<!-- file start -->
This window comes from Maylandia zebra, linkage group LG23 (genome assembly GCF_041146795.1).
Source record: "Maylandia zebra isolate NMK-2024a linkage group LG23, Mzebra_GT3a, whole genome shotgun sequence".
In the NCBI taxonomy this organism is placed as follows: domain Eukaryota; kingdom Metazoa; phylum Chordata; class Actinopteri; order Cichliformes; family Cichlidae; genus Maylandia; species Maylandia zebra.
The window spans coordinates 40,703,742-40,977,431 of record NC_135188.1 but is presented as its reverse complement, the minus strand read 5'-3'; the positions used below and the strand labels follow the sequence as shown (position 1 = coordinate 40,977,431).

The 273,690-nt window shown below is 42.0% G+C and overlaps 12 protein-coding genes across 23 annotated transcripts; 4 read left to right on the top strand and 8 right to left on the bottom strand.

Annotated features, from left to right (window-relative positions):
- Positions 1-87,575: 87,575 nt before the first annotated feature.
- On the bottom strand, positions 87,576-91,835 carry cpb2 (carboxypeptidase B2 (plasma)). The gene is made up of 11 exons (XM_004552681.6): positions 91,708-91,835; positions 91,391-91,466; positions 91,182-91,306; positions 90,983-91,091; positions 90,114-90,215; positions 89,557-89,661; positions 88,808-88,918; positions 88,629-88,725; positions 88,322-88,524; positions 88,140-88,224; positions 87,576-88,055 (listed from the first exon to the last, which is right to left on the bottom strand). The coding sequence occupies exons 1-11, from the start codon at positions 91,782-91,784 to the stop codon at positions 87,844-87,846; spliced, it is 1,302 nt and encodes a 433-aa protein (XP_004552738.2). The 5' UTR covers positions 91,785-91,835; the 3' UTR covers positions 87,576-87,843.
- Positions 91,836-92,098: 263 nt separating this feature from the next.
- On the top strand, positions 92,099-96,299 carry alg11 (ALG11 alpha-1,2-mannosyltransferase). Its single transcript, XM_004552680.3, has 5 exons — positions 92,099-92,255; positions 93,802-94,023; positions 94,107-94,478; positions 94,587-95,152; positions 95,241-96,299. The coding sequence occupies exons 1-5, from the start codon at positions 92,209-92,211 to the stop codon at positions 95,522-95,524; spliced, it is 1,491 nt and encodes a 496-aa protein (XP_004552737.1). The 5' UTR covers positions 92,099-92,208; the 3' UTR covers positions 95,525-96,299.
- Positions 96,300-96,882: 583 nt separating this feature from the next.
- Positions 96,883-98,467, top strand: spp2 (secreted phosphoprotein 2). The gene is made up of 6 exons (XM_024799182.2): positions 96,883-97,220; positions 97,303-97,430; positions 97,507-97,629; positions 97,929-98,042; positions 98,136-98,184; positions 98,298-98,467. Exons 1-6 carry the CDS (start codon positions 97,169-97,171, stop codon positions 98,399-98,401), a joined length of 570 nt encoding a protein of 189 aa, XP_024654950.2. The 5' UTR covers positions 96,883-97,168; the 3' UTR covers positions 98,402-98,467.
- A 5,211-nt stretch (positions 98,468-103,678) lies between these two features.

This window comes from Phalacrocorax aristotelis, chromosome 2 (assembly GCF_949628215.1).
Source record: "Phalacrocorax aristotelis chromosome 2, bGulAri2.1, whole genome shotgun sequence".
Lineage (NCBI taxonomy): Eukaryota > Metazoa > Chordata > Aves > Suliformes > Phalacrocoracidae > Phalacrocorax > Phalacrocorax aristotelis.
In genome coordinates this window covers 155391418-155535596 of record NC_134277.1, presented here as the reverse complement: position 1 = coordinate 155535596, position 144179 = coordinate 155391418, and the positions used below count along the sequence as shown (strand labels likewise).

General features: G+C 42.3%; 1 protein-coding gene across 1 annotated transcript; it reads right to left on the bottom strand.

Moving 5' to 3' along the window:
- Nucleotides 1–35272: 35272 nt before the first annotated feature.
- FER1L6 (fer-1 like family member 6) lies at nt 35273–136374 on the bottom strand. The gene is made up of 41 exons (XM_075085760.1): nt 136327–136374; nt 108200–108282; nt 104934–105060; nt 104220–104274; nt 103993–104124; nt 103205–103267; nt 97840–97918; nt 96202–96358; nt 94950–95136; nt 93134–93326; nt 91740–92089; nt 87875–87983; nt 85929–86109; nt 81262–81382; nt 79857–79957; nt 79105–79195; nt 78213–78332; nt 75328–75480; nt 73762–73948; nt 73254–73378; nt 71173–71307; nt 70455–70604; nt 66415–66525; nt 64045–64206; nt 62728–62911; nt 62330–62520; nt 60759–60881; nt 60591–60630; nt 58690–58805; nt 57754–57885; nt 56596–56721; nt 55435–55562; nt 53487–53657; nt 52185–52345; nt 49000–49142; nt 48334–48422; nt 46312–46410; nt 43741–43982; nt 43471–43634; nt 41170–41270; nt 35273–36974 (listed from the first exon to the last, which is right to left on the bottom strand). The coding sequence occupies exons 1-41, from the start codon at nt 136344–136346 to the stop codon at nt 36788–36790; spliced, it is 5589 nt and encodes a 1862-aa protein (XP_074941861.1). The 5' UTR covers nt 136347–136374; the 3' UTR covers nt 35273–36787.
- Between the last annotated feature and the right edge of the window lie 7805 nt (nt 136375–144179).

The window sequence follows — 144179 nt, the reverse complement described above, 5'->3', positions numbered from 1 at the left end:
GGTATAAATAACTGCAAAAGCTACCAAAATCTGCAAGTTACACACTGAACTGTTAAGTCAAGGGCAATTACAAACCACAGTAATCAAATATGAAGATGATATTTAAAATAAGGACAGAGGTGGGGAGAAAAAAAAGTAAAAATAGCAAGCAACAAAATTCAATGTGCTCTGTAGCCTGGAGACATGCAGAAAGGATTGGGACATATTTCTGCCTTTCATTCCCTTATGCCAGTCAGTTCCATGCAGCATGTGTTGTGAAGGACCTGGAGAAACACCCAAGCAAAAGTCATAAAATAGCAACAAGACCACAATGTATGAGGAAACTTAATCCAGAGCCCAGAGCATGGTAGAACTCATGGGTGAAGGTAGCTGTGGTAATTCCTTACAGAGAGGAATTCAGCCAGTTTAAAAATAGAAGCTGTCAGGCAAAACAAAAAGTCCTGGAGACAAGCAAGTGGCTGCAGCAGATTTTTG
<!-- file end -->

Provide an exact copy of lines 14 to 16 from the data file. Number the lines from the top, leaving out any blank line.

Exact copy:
This window comes from Phalacrocorax aristotelis, chromosome 2 (assembly GCF_949628215.1).
Source record: "Phalacrocorax aristotelis chromosome 2, bGulAri2.1, whole genome shotgun sequence".
Lineage (NCBI taxonomy): Eukaryota > Metazoa > Chordata > Aves > Suliformes > Phalacrocoracidae > Phalacrocorax > Phalacrocorax aristotelis.